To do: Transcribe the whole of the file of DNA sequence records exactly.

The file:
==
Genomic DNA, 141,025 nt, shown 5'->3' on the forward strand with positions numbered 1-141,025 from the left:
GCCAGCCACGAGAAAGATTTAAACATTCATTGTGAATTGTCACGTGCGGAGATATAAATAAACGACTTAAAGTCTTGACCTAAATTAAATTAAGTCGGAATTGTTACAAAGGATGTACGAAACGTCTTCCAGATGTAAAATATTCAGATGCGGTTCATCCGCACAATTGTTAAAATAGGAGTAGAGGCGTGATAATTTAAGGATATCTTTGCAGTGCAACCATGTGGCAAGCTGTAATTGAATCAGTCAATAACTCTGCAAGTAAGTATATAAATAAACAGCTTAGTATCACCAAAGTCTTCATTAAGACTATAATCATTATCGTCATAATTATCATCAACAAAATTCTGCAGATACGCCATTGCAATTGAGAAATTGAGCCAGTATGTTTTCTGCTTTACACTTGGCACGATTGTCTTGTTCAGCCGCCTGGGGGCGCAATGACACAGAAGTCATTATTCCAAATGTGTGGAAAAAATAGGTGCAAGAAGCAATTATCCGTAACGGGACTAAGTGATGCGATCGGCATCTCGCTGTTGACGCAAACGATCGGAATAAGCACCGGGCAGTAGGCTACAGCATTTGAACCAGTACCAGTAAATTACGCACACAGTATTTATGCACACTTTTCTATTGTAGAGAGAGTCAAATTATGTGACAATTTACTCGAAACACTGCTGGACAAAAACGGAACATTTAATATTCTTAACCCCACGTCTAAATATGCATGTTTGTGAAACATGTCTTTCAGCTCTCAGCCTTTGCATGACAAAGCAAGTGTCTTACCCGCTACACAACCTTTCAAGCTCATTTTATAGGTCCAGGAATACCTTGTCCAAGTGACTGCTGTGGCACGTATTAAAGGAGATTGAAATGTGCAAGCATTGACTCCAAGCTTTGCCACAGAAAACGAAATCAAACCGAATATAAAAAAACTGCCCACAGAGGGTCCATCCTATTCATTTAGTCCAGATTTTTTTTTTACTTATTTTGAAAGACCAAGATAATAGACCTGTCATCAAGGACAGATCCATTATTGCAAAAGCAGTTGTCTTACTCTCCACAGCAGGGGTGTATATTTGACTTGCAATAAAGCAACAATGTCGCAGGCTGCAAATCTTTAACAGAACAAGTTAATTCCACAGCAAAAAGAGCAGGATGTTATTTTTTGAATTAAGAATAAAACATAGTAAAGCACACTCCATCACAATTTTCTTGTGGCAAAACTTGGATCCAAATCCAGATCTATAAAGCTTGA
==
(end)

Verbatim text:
Genomic DNA, 141,025 nt, shown 5'->3' on the forward strand with positions numbered 1-141,025 from the left:
GCCAGCCACGAGAAAGATTTAAACATTCATTGTGAATTGTCACGTGCGGAGATATAAATAAACGACTTAAAGTCTTGACCTAAATTAAATTAAGTCGGAATTGTTACAAAGGATGTACGAAACGTCTTCCAGATGTAAAATATTCAGATGCGGTTCATCCGCACAATTGTTAAAATAGGAGTAGAGGCGTGATAATTTAAGGATATCTTTGCAGTGCAACCATGTGGCAAGCTGTAATTGAATCAGTCAATAACTCTGCAAGTAAGTATATAAATAAACAGCTTAGTATCACCAAAGTCTTCATTAAGACTATAATCATTATCGTCATAATTATCATCAACAAAATTCTGCAGATACGCCATTGCAATTGAGAAATTGAGCCAGTATGTTTTCTGCTTTACACTTGGCACGATTGTCTTGTTCAGCCGCCTGGGGGCGCAATGACACAGAAGTCATTATTCCAAATGTGTGGAAAAAATAGGTGCAAGAAGCAATTATCCGTAACGGGACTAAGTGATGCGATCGGCATCTCGCTGTTGACGCAAACGATCGGAATAAGCACCGGGCAGTAGGCTACAGCATTTGAACCAGTACCAGTAAATTACGCACACAGTATTTATGCACACTTTTCTATTGTAGAGAGAGTCAAATTATGTGACAATTTACTCGAAACACTGCTGGACAAAAACGGAACATTTAATATTCTTAACCCCACGTCTAAATATGCATGTTTGTGAAACATGTCTTTCAGCTCTCAGCCTTTGCATGACAAAGCAAGTGTCTTACCCGCTACACAACCTTTCAAGCTCATTTTATAGGTCCAGGAATACCTTGTCCAAGTGACTGCTGTGGCACGTATTAAAGGAGATTGAAATGTGCAAGCATTGACTCCAAGCTTTGCCACAGAAAACGAAATCAAACCGAATATAAAAAAACTGCCCACAGAGGGTCCATCCTATTCATTTAGTCCAGATTTTTTTTTTACTTATTTTGAAAGACCAAGATAATAGACCTGTCATCAAGGACAGATCCATTATTGCAAAAGCAGTTGTCTTACTCTCCACAGCAGGGGTGTATATTTGACTTGCAATAAAGCAACAATGTCGCAGGCTGCAAATCTTTAACAGAACAAGTTAATTCCACAGCAAAAAGAGCAGGATGTTATTTTTTGAATTAAGAATAAAACATAGTAAAGCACACTCCATCACAATTTTCTTGTGGCAAAACTTGGATCCAAATCCAGATCTATAAAGCTTGA